DENVER (CN) - The Bureau of Land Management must identify those that seek to develop oil and gas reserves on public land in Colorado, a federal judge ruled.
Claiming that private interests have targeted up to 30,000 acres of public land in the North Fork Valley since the bureau began fielding "Expressions of Interest" last year, Citizens for a Healthy Community requested the names and addresses of two potential lessees under the Freedom of Information Act.
The nonprofit, dedicated to fighting "irresponsible" oil and gas development in Delta County, had demanded the release of: "The Expressions of Interest submitted for the parcels located in the Uncompahgre Field Office included in the August 2012 Oil and Gas Lease Sale, including information identifying the persons or entities who submitted Expressions of Interest; and all documents related to the Expressions of Interest listed above," according to the court ruling.
It sued the bureau and the Department of the Interior after the Uncompahgre Field Office refused its request under Exemption 4, which covers "commercial or financial information obtained from a person that is privileged or confidential."
Senior U.S. District Judge Richard Matsch concluded Wednesday that this exemption does not apply. A person need only provide their name, mailing address and telephone number to file an expression of interest with the bureau, he noted.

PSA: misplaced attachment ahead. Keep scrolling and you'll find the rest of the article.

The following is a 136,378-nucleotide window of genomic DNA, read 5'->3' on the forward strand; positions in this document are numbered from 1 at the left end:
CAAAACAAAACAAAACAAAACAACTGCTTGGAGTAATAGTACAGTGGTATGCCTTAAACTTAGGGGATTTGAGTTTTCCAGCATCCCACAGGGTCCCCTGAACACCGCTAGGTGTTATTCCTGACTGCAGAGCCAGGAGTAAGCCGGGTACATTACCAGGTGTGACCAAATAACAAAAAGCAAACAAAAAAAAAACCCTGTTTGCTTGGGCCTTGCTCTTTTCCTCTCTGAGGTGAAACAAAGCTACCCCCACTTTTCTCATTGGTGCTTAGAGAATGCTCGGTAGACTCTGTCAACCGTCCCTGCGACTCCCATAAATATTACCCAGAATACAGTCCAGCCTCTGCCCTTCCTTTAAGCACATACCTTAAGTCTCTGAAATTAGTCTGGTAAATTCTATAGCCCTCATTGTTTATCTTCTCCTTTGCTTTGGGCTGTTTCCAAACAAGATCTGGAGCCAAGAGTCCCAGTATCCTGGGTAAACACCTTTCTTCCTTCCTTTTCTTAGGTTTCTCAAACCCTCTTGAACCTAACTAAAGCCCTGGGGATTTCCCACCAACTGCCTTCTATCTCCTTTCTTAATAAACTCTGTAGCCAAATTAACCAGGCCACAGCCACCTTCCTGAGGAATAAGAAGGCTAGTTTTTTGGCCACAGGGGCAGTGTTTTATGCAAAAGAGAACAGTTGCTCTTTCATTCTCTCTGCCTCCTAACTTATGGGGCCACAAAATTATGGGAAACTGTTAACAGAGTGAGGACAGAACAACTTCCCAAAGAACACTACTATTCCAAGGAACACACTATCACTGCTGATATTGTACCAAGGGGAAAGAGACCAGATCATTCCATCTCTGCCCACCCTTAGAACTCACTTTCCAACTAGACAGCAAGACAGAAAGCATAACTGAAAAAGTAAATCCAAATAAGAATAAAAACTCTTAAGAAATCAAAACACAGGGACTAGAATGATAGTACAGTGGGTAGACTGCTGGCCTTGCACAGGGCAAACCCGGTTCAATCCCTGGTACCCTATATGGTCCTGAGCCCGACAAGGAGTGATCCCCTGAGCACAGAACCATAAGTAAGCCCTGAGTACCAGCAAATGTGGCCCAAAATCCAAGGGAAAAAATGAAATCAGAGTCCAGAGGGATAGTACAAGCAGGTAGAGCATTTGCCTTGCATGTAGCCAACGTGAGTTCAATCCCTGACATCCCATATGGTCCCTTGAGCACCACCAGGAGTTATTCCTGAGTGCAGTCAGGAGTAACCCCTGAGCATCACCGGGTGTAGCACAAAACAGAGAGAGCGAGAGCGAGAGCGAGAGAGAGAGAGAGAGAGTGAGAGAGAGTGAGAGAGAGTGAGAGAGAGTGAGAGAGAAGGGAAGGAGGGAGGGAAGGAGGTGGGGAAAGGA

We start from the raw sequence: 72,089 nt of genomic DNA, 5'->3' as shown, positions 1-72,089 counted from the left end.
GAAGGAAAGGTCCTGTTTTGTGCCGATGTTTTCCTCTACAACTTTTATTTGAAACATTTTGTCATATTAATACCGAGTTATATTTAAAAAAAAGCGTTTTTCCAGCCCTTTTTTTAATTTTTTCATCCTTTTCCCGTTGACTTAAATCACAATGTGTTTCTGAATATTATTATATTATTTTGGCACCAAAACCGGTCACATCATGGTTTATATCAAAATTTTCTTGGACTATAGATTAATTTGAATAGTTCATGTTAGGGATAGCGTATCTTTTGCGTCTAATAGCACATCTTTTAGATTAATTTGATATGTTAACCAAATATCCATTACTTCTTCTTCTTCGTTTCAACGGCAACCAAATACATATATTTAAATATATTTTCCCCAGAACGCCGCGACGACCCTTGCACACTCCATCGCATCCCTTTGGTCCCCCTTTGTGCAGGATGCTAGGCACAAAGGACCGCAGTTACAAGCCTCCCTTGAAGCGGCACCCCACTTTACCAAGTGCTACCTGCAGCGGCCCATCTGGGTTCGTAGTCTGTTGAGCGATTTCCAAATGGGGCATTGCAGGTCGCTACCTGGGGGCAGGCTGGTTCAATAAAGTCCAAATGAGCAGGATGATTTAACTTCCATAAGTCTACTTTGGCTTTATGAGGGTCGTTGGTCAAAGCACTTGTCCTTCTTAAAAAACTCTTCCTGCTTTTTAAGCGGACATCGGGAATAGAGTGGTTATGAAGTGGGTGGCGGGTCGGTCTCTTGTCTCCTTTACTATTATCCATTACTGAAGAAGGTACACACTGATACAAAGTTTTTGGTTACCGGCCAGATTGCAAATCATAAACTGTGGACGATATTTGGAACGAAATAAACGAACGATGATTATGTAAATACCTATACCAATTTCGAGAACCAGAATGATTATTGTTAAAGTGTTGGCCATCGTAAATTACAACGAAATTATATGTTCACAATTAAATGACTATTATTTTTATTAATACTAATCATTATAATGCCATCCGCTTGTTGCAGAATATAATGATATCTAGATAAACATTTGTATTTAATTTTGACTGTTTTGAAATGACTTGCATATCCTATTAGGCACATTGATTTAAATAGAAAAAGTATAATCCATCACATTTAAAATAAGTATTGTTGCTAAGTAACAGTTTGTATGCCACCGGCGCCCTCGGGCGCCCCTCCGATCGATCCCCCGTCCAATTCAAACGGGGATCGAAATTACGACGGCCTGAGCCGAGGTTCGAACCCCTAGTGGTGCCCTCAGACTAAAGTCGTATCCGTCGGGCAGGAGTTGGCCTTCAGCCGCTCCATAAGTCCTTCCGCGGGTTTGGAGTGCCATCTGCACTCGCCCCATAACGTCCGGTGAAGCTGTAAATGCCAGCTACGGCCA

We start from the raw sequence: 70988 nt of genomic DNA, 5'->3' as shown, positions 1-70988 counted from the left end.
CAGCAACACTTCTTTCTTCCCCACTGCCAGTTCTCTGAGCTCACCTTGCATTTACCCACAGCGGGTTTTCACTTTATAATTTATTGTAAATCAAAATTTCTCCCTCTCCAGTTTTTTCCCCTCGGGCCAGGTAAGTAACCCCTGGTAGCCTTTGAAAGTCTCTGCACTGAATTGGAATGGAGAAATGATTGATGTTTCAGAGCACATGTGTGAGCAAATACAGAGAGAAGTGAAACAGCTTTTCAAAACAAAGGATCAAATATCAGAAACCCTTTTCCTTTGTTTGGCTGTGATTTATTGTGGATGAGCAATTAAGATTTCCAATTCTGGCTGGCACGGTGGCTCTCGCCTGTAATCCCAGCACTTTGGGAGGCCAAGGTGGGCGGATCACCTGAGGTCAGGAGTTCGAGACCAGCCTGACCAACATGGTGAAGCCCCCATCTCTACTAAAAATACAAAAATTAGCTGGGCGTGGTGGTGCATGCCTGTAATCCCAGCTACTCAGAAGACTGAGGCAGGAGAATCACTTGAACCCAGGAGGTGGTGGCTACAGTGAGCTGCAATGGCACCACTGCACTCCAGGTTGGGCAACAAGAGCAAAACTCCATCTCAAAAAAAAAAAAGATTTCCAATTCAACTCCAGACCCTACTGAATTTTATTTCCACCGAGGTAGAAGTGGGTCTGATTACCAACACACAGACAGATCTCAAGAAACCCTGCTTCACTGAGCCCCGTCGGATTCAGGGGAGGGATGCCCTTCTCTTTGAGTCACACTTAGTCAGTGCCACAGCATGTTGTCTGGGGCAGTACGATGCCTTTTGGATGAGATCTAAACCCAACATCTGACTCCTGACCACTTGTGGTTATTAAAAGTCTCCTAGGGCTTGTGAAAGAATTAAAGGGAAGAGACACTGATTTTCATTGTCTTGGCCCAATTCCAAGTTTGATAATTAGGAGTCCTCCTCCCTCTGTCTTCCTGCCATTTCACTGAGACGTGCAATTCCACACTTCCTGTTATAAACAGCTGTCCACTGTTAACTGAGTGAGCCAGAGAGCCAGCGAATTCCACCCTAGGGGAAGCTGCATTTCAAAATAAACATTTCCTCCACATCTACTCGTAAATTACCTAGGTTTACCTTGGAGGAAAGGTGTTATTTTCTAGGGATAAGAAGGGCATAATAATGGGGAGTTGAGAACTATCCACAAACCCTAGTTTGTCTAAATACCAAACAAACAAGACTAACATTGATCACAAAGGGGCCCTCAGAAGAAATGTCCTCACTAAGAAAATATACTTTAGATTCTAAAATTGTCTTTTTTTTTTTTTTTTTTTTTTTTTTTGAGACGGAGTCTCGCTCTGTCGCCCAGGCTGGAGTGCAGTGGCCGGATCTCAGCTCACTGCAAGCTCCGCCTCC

"The justification for applying Exemption 4 is not based on this information alone," Matsch wrote. "The contention is that exploration for oil and gas on public lands is very competitive; that those engaged in that business do preliminary investigative work to consider the possibilities of the acreage they are interested in; that such work is protected information and that when the submitter's interest is known to its competitors, the obtain an unfair advantage and will bid against the submitter.
"That contention runs directly contrary to the purpose of the public sale process. Competition in bidding advances the purpose of getting a fair price for a lease of publicly owned minerals. Moreover, the identity of the submitter may be relevant to the plaintiff and others who may raise concerns about the stewardship records of that particular owner, a factor relevant to the environmental impact of the proposed sale.
"The information required to be provided by an EOI submitter is not protected by Exemption 4 and the plaintiff's request must be granted."
The bureau has 30 days to release the requested information.
Citizens for a Healthy Community says it has thus far successfully blocked development of all targeted parcels in the North Fork Valley.
Kyle Tisdel, who represented the group alongside Megan O'Reilly with the Western Environmental Law Center, hailed the ruling as a victory for government transparency.
"Every community has the right to know what corporations are seeking to drill on public lands near their homes and where they recreate," Tisdel said in a statement. "The court's decision is a clear rebuke of BLM's policy to protect industry at the expense of the public and its ability to fully engage the agency's decision-making process."